Ever notice how people in other parts of the world seem to be a bit more relaxed than North Americans? Part of the reason for that can be attributed to a difference in culture and on placing more value on time rather than on things. I spent a week in Belize and learned how easy it can be to slow down, chill out and live a little bit better. All you need to do is apply these simple customs from Central America to your own life.
1. Use a little to do a lot
Corn is a staple in Central America, so the grain makes its way off the cob and into more dishes than you can possibly imagine. Of course, ground corn is the main ingredient in tortillas, but it’s also used to make a nourishing, sweet drink called atole de maiz, which is spiced up with cinnamon and served at any time of the day. Fresh, hot tortillas are also served at the end of meals, sweetened up with a generous spread of coconut oil. By valuing every ingredient you use and incorporating it into mealtime many different ways, it’ll be tough to ever grow bored of the ingredients you have in your fridge. That way, nothing will go bad, and you probably won’t end up blowing cash eating out all the time.
2. Reduce your reliance on loans and credit
In Belize, families build new homes in stages, adding onto the structure as they save up enough money to do so instead of taking out a huge mortgage. While no one can change how the Canadian economy works overnight, this definitely serves as inspiration to rely less on credit and loans (and save ourselves some serious interest payments).
3. Eat what’s in season
It may seem strange to think that there’d be a time of year where you can’t buy an avocado or an orange. Since Canadians rely heavily on other countries for fresh fruits and vegetables, we end up wasting a lot of the fresh stuff from our own land. But that doesn’t mean we can’t adopt the Central American custom of making the most of locally-grown, seasonal produce. Trust us, the fresh stuff tastes way better than something that’s spent days on a truck anyway.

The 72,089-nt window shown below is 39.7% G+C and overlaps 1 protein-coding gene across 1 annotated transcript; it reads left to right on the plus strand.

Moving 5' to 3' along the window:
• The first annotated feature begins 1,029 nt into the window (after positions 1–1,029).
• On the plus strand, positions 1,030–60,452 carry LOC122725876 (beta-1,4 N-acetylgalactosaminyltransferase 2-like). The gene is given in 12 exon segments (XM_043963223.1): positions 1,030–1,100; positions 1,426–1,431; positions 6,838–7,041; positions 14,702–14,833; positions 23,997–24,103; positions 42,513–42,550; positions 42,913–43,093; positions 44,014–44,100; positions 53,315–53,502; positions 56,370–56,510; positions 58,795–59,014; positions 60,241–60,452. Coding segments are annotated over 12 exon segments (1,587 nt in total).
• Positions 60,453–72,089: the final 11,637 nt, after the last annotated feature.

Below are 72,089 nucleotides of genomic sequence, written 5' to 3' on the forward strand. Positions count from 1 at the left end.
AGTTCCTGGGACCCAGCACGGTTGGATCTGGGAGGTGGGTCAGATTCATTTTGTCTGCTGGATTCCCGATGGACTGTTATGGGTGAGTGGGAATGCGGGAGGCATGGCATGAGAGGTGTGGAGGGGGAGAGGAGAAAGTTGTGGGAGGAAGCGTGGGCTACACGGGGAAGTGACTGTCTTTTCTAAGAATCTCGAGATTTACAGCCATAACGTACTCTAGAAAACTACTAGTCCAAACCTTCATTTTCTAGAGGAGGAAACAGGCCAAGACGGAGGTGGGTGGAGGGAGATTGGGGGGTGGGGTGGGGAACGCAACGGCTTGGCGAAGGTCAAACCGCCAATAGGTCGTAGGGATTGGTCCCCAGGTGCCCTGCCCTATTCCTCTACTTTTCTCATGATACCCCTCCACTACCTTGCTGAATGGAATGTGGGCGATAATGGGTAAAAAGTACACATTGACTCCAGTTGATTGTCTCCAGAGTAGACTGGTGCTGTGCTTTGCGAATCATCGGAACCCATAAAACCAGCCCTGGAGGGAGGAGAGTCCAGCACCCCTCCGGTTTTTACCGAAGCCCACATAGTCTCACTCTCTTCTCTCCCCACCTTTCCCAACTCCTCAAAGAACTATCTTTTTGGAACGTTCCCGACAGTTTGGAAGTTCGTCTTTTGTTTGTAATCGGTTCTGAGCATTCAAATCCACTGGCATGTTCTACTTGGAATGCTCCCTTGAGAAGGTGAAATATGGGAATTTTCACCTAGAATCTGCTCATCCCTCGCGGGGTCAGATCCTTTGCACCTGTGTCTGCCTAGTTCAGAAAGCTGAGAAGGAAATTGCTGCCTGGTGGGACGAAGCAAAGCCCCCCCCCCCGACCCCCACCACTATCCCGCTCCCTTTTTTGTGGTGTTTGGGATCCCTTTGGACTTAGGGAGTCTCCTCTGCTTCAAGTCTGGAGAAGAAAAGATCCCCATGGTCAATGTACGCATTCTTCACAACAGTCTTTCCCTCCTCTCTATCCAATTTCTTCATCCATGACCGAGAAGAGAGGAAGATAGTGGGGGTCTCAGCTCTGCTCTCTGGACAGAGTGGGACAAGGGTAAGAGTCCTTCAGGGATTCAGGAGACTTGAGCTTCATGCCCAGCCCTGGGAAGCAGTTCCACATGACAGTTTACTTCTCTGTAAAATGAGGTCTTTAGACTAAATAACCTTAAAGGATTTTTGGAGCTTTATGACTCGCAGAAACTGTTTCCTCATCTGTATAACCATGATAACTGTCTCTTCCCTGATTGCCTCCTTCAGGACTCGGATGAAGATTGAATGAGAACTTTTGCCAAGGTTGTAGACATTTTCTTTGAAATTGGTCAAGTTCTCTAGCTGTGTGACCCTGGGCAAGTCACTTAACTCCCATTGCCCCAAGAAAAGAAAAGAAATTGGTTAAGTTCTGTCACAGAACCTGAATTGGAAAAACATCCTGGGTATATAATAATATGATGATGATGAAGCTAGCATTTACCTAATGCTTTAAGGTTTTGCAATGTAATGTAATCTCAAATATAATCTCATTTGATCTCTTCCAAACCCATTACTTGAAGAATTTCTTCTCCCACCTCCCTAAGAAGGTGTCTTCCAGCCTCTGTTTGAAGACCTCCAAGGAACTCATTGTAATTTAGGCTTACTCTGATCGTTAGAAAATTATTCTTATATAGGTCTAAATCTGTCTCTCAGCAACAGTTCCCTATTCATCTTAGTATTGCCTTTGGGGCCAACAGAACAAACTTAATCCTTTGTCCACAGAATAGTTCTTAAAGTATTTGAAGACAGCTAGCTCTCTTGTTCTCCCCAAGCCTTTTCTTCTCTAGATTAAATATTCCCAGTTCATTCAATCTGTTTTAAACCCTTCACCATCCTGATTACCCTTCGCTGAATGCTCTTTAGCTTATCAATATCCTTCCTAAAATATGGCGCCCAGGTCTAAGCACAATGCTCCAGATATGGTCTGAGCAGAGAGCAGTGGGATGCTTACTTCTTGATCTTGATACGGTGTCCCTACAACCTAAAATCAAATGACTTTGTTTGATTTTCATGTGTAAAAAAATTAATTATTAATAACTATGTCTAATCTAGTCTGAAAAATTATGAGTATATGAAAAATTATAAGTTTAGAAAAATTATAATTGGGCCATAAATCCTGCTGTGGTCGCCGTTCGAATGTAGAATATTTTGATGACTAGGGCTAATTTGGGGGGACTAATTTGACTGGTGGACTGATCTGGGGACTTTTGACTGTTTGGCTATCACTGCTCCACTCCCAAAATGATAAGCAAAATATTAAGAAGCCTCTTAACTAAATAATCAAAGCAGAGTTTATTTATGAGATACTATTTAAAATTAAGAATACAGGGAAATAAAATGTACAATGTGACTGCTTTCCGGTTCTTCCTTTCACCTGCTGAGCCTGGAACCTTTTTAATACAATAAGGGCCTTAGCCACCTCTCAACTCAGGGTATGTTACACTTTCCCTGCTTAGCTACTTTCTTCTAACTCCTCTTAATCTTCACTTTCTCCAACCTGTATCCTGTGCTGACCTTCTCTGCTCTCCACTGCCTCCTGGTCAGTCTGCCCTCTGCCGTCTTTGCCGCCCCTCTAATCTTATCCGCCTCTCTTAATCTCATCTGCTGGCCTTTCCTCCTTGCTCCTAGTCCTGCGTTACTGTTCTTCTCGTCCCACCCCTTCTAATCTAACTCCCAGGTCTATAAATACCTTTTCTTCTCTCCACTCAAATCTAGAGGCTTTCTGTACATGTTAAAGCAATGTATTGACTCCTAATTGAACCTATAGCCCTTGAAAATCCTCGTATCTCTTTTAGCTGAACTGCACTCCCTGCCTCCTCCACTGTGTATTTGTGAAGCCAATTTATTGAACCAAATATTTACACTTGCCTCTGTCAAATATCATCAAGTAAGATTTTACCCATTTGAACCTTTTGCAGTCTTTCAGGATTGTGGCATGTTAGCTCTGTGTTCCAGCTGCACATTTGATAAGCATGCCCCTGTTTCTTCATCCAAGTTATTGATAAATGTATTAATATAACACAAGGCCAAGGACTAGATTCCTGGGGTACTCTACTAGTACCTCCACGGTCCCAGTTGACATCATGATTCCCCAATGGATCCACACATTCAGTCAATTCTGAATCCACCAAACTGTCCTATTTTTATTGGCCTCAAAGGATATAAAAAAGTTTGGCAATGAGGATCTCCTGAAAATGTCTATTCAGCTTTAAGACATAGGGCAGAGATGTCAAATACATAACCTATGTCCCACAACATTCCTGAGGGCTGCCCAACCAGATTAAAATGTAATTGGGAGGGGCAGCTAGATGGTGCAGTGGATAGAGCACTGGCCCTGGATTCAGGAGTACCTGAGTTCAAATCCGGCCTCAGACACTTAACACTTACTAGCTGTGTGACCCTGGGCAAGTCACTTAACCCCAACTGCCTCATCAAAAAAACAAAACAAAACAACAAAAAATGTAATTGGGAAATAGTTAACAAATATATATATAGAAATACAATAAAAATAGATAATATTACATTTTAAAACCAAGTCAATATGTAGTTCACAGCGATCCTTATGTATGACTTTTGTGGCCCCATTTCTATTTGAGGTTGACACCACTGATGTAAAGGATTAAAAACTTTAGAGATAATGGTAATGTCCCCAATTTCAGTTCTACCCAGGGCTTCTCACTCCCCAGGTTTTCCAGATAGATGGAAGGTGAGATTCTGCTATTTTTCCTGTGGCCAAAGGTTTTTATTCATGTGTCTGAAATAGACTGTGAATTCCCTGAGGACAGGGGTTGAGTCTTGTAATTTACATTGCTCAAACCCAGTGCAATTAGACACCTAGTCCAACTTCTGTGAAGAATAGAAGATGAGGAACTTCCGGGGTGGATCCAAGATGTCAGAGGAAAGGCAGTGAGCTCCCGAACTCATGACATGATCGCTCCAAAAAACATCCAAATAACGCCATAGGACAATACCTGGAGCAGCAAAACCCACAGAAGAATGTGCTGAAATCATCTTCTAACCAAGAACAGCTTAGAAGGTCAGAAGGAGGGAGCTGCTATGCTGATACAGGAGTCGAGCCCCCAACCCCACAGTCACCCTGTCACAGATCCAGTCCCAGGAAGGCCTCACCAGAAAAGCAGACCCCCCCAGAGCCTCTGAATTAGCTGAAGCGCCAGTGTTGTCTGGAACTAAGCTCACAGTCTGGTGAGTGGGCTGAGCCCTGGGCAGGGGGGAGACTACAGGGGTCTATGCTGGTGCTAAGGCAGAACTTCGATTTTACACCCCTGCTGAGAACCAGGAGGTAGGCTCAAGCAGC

4. Take the time to pass on traditions in the kitchen
Very young children learn to make tortillas in Central America — usually from their grandmothers. By the time they’re 12 or 13, they’ve mastered the art entirely. Use this as inspiration to pass on your favourite recipe to your kids (or nieces and nephews), whether it’s for simple comfort food or something that’s typically reserved for special occasions. It’s a great way to help the whole family bond a bit more and even to get a few more helping hands in the kitchen.
5. Create closer community ties
It’s not unusual for a stranger to wish you goodnight if you pass them on the street in Belize. It’s also completely normal for a parent to hand over their baby if you happen to comment on how cute the kid is. These kinds of micro-conversations create a sense of closeness, familiarity and community — especially when you have them over and over again.
6. Slow it down
Sure, the heat in Central America encourages a slower pace of living, but there are other reasons to slow down, too. Try getting up just ten minutes earlier so that you can appreciate that first cup of coffee in the morning. Drink it from an actual mug while sitting down, rather than out of a paper cup on transit or while you’re stuck in traffic. Life is precious, so it feels good to savour it every once in a while.
7. Get back to nature
Of course getting outside is good for you, but the great outdoors is more that just exercise and fresh air. People in Central America rely much more heavily on natural remedies, often harvested from a rainforest, for simple ailments like sunburns and headaches. In Canada, not many of us have a rainforest outside our front door, but we can focus on using products with fewer chemicals and preservatives instead.
8. Work to keep culture alive
Like Canada, Belizean society is made up of many different cultures, including Mayan, Mexican, Chinese, West Indian and Garifuna. Unlike Canada, however, Belize places a huge emphasis on its historic structures (you won’t see a glass condo tower going up on the site of a Mayan ruin). Canada could benefit from working towards preserving the incredible cultures that make up this country as well as the sites that represent their unique histories.
9. Take a break from work
Turn off your smartphone. Set your email to auto-reply. Heck, unplug the router if you have to. Because work is not a 24/7 thing — life is.
So the next time you’re feeling frustrated at the pace or quality of your life, it wouldn’t hurt to try taking on one of these beautiful customs. After all, Central America is a beautiful place.